Archive for the ‘Calendars’ Category

Calendar wars: DeKalb school board calls truce tonight with parents. Delays change to balanced calendar.

The DeKalb school board delayed a new calendar that would have brought kids back to classes earlier in the summer.  (AP Image)

The DeKalb school board delayed a new calendar that would have brought kids back to classes earlier in the summer. (AP Image)

The new DeKalb school board responded this evening to parental concerns about the haste with which the district adopted a balanced calendar, which features a shorter summer and more breaks during the year.

The board voted to delay the change to a balanced calendar, which had been favored by the former superintendent.

The “balanced” calendar approved by the old school board and now reversed by the new one lopped nearly two weeks off summer break and distributed the vacation days in fall and winter.

Former Superintendent Cheryl Atkinson said the new calendar was better because students forget too much over the long summer break. Surveys showed parents opposed the idea but two-thirds of teachers liked it.

The balanced calendar is followed by neighboring Decatur Schools. Public opinion there varies on the appeal of the calendar, which benefits …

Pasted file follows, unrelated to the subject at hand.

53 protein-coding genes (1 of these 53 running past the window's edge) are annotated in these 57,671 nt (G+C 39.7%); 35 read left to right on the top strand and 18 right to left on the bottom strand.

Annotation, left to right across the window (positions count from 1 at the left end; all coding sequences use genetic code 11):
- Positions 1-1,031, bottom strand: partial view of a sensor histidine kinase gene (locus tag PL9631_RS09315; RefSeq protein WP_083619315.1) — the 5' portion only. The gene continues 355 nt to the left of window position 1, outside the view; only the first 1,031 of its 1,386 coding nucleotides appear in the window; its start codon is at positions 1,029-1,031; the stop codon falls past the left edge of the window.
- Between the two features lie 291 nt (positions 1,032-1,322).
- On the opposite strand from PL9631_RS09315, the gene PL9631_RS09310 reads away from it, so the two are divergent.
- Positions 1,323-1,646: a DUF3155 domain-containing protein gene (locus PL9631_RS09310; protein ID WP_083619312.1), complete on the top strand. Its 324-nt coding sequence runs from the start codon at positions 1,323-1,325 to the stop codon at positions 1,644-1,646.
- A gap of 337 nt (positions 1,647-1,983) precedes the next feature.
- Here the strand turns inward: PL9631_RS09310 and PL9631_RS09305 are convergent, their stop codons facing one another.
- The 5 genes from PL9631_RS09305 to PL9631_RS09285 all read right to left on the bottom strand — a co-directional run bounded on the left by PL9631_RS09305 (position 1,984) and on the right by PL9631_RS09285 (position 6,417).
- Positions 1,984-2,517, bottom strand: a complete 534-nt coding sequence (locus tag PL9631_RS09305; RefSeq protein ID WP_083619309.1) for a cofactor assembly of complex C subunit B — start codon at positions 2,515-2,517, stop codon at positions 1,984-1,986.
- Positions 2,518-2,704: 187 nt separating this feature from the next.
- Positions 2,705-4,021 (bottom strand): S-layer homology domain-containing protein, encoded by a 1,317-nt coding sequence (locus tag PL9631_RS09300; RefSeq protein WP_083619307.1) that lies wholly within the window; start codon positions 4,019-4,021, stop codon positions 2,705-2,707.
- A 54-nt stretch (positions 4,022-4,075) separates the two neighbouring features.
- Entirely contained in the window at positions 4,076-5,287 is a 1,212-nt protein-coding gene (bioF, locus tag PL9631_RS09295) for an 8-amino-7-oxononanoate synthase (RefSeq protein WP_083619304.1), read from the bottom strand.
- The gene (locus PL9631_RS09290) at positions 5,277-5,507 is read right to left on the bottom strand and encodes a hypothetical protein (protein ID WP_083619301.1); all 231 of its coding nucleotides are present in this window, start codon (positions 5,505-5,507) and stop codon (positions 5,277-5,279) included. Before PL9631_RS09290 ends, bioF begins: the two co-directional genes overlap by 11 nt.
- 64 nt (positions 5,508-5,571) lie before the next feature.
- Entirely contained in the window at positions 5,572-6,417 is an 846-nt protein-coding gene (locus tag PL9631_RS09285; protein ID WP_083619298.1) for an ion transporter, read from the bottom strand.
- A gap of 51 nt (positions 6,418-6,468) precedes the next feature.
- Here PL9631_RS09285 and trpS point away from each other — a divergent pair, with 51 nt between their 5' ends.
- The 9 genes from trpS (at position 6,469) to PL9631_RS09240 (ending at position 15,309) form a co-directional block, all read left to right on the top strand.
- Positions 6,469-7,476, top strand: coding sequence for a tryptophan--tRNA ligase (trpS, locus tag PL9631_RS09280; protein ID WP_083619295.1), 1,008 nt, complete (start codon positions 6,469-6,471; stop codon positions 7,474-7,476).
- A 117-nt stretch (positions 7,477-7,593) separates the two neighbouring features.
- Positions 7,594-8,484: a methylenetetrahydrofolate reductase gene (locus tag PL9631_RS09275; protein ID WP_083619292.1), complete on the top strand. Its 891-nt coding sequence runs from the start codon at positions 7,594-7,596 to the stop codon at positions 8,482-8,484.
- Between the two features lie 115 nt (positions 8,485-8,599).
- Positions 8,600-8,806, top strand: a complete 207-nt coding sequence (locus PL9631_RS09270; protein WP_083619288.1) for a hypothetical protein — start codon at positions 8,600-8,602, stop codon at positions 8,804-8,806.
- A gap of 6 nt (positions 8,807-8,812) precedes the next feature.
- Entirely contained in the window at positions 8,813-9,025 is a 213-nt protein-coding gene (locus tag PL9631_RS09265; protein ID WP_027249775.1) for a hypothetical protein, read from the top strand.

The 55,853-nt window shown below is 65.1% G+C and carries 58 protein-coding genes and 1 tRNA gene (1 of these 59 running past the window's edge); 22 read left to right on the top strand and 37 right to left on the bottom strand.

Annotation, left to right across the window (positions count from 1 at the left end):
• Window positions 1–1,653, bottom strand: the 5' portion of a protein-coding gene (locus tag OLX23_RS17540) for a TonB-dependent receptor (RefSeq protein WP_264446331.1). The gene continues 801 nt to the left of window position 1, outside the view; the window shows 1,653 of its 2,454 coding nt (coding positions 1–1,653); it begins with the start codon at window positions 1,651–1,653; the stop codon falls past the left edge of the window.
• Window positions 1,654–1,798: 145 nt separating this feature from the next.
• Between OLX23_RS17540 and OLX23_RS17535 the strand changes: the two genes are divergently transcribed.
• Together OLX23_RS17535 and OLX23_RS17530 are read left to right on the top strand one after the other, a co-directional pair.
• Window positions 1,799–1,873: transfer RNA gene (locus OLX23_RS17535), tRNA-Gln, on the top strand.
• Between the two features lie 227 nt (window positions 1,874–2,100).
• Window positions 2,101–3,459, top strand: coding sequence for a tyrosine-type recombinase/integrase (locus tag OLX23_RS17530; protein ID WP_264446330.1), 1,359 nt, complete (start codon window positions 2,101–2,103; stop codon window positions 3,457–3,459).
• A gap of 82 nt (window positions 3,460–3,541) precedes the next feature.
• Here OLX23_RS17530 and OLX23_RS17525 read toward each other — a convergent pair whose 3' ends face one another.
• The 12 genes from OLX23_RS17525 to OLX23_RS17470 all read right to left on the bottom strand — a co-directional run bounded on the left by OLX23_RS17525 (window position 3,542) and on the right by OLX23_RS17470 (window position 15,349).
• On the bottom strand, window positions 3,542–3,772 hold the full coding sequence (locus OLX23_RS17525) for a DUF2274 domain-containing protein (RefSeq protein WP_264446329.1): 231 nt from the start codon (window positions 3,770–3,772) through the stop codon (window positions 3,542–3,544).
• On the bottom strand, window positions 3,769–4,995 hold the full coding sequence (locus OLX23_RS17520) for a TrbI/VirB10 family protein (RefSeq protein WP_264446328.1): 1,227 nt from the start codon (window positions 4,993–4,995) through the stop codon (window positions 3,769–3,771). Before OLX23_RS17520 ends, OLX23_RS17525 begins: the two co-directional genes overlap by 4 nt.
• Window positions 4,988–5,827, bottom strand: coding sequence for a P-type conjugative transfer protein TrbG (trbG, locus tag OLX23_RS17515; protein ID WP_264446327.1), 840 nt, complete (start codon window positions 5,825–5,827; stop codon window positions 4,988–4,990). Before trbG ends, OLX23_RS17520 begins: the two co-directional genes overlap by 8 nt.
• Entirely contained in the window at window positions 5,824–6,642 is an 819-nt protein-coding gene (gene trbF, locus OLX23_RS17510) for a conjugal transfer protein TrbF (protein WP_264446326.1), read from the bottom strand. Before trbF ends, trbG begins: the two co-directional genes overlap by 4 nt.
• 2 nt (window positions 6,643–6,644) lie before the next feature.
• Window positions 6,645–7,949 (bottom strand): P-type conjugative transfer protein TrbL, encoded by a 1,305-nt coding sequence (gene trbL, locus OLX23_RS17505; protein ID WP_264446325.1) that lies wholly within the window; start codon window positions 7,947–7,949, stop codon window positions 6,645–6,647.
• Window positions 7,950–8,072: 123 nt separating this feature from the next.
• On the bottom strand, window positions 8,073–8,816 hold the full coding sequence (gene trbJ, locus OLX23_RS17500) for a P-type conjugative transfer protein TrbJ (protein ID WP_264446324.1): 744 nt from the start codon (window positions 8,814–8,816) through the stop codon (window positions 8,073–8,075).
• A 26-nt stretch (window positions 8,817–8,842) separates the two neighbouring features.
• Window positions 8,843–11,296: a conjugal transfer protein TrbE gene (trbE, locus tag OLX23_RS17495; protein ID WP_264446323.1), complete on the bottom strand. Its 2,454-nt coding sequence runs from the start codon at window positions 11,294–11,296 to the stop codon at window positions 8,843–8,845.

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Shorter summers short teen’s chances to earn money

Do shorter summers hurt the ability of teens to earn college money from such jobs as lifeguarding and camp counselors? (AP Images)

Do shorter summers hurt the ability of teens to earn college money from such jobs as lifeguards and camp counselors? (AP Images)

As a parent in a metro district that returns to school Aug. 1 under a “balanced calendar,” I read this Sunday AJC essay by Roswell parent Vicki Griffin with a personal interest.

While Griffin wrote the column to address the issue of lobbyist fees, she mentions her son’s experience in protesting his school district’s dwindling summer breaks.

That is a growing issue as more systems move to modified year-round or balanced calendars in which students have shorter summers and more breaks throughout the school year. Some states have essentially blocked short summers by legislating that school cannot start earlier than late August.

In fact, North Carolina passed a law that specifies school start dates: Start date no earlier than the Monday closest to August 26 and end date no later than the Friday closest to June 11 (unless a weather related calendar …

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Can we simultaneously fix and flee public schools?

artchangeCan we simultaneously fix and flee public schools?

I wondered about that question after meetings with Georgia’s last Democratic governor, Roy Barnes, and House Majority Whip Edward Lindsey, R-Atlanta. The men sat down with the AJC recently to discuss education issues in the state.

In many areas, the two leaders — both noted for their interest in education — see eye to eye.